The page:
Update: George Zimmerman turned himself in to Sanford, Florida police and is now in jail, according to a tweet from his legal team.
The Seminole County jail updated its website to show Zimmerman is now in custody as of 50 minutes ago, and he has $500 on his books. Zimmerman's bond was revoked after Zimmerman and his wife claimed he was indigent and couldn't afford bail. However, recordings of jail house phone calls shows the Zimmerman's had full access to at least $155,000 just days before the bond hearing.
This post was originally written June 3, 2012 @ 1:30 p.m.
George Zimmerman has returned to Florida to surrender to Sanford police after a judge revoked his bond Friday for lying to the court. He has until 2:30 p.m. ET Sunday to turn himself in.
Zimmerman, 28, is charged with 2nd degree murder in the February shooting death of 17-year-old Trayvon Martin inside Zimmerman's gated community in Sanford.
Zimmerman returned to Florida late Saturday evening from an undisclosed location according to his attorney, Mark O'Mara, on Zimmerman's legal defense website.
The self-appointed neighborhood watchman's bond was revoked after a judge determined that Zimmerman and his wife, Shellie, spoke in code during jail house conversations in an effort to conceal large amounts of cash in their bank accounts days before his bond hearing.
During a hearing on Friday, state attorney Bernie de la Rionda presented a motion requesting Zimmerman's $150,000 bond be revoked or increased.
"This court was led to believe that they didn't have a single penny," said Rionda, adding that Zimmerman's wife had "flat out lied" during the April 20 bond hearing.
Additionally, the motion stated that Zimmerman had a second passport which was undisclosed to the court after O'Mara surrendered Zimmerman's expired passport in April.
In response to the motion, O'Mara claimed he wasn't aware of the 2nd passport or of the $155,000 in public donations sitting in the Zimmermans's bank accounts days before the bond hearing where he declared Zimmerman indigent.
"There was no deceit," he said, pointing out that Zimmerman had not used the money for anything. But O'Mara conveniently left out the fact that Zimmerman had already spent $50,000 of the money prior to his arrest in April.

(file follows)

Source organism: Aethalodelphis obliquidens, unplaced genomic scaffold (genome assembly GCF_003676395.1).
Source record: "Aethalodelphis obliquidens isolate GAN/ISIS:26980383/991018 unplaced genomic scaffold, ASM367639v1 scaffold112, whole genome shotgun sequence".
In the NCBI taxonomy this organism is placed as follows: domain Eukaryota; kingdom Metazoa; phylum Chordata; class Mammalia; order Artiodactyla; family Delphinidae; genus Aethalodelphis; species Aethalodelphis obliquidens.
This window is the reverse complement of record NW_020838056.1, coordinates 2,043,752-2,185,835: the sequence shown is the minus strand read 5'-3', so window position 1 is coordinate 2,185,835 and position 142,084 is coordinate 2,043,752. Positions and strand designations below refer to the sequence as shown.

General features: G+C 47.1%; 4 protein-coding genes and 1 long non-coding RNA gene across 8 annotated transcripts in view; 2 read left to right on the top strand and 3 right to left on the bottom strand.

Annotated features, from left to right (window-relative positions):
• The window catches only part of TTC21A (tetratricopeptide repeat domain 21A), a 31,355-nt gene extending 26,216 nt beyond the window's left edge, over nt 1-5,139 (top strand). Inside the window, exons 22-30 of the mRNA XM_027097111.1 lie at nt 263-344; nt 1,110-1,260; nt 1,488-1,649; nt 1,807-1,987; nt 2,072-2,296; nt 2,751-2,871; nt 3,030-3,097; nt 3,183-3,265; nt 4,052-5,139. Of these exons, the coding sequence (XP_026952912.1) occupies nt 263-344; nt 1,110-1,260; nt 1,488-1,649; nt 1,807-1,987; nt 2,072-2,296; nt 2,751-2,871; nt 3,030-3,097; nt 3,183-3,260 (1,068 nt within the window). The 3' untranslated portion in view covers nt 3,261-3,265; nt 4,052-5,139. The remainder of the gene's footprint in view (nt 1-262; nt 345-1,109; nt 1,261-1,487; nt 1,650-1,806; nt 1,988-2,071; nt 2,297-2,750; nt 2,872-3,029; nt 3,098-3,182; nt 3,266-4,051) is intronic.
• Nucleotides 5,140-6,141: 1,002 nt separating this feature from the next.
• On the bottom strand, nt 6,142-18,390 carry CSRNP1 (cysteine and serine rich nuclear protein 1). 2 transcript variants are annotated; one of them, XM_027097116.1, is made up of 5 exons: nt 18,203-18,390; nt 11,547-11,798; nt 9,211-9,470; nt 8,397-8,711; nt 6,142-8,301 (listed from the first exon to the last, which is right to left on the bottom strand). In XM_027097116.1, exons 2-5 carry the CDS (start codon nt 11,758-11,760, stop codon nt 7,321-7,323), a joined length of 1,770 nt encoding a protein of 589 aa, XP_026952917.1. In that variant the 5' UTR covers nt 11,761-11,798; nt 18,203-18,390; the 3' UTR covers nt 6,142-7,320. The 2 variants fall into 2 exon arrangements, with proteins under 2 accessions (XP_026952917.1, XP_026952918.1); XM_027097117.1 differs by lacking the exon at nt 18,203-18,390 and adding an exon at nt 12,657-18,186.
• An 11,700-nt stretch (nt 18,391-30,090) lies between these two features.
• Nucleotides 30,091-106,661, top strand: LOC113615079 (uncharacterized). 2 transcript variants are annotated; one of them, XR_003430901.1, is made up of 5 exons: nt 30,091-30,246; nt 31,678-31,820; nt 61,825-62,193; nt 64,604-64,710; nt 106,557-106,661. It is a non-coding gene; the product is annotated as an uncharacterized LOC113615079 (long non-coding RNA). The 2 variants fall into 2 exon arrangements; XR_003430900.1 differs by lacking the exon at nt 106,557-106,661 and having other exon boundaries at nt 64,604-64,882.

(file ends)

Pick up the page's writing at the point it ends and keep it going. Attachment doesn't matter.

O’Mara said Zimmerman revealed the existence of the donations to him only after he was released from Seminole County jail in April.
O'Mara made the absurd claims in open court Friday, even though the news media and the public were aware of Zimmerman's website and the $200,000 in donations collected via PayPal.
O'Mara said the Zimmermans were "confused" about whether they had access to the funds. But audio of jail house conversations between Zimmerman and his wife clearly shows that Zimmerman was in full control of the transfer of funds from his PayPal website to his wife's bank account.
Zimmerman is captured on recordings speaking to a bank employee from his jail cell. He is heard telling his wife, Shellie, to withdraw "less than $10" -- meaning less than $10,000 -- from the account to keep with her.
At one point, Shellie reminds Zimmerman that the public donations are for his legal defense.
O'Mara will request a new bond hearing next week, but since Zimmerman's credibility is clearly in doubt, the judge may order him to sit in jail until his trial.
"We fully expect that the special prosecutor will make George Zimmerman's credibility front and center in this entire case," said Benjamin Crump, attorney for Trayvon's parents.
"And whatever dishonesty that comes forth by George Zimmerman that they can prove, you can best believe it will be the issue of this case, and rightfully so," Crump added.
O'Mara initially waived his client's right to a speedy trial in April when Zimmerman was out on bond.
O'Mara now writes that "It is anticipated, though not certain, that the case will not be ready for trial in early 2013," -- an indication that O'Mara will request a speedy trial if Zimmerman is not granted a new bond next week.
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